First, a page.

Korea is divided into two countries: the communist north and the democratic south. Only a handful of North Koreans have arrived in New Zealand; almost all the Korean immigrants have come from South Korea.
The great majority of Korean people began coming to New Zealand comparatively recently. From the first census record in 1966 until the early 1990s few arrived, and the population remained below 1,000.
A change in policy
Following a review of immigration policy in 1986, a new act in 1987 changed the rules about who could enter New Zealand. Rather than discriminating by country of origin, the requirements emphasised economic, social and humanitarian factors. In 1991 the government introduced a points system for professional and business migrants, and set yearly immigration targets. Unlike the old policy, the points system was not based on a list of preferred occupations. These changes allowed thousands of South Koreans to emigrate over the following decade. They mainly arrived in two waves: in the early to mid-1990s and in the early 2000s.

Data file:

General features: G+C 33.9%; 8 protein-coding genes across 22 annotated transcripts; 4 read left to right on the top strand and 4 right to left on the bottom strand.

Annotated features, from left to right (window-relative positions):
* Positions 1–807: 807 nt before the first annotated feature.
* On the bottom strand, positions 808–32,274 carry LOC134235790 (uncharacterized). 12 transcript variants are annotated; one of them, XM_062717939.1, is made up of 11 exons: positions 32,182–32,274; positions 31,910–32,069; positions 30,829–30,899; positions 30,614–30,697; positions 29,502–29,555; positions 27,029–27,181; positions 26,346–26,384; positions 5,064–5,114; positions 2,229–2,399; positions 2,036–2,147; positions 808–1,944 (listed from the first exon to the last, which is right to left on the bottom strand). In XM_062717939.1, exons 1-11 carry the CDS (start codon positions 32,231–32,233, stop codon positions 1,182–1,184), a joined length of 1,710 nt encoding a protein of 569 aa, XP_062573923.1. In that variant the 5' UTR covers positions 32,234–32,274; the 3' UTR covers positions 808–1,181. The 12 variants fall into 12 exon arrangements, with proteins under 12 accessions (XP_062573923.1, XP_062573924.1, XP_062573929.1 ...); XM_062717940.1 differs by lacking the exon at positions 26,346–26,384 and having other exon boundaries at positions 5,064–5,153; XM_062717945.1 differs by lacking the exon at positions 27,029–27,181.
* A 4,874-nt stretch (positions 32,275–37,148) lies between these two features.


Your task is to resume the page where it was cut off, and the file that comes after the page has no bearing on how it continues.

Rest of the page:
The 1990s boom
In the decade from 1991 the population of New Zealanders with Korean ethnicity increased 20-fold, from 930 to 19,026. This rapid growth reflected not only the immigration policy changes, but also a booming Korean economy, which allowed many to accumulate the capital required to emigrate. In 1990 over 43 million people were crammed into South Korea, a land area smaller than the North Island of New Zealand. With the pressures of life in the teeming capital of Seoul and other cities, and the competitive nature of the Korean education system, many middle-class people looked overseas for a lifestyle change.
Immigrants and visitors
Koreans settling in New Zealand maintained close ties with Korea – by 1996 they were known to visit their home country more than any other immigrants. The number of Koreans visiting New Zealand also increased in the 1990s, from 4,200 in 1990 (0.43% of all visitors) to 127,400 in 1996 (8.33% of the total).
Reasons for this rapid growth included:
- the Korean government’s policy encouraging overseas travel, which came into effect in 1989
- a robust Korean economy
- Korean immigrant families living in New Zealand
- the experiences of Korean students in New Zealand
- the introduction of direct flights to and from Korea in 1993
- New Zealand’s clean and green reputation.
However, immigration slowed in the late 1990s. After New Zealand introduced an English-language test as a condition for immigration in 1995, many Koreans were discouraged from applying. In addition, an economic crisis in Korea in 1997 reduced the relative wealth of many prospective immigrants, making it harder for them to leave.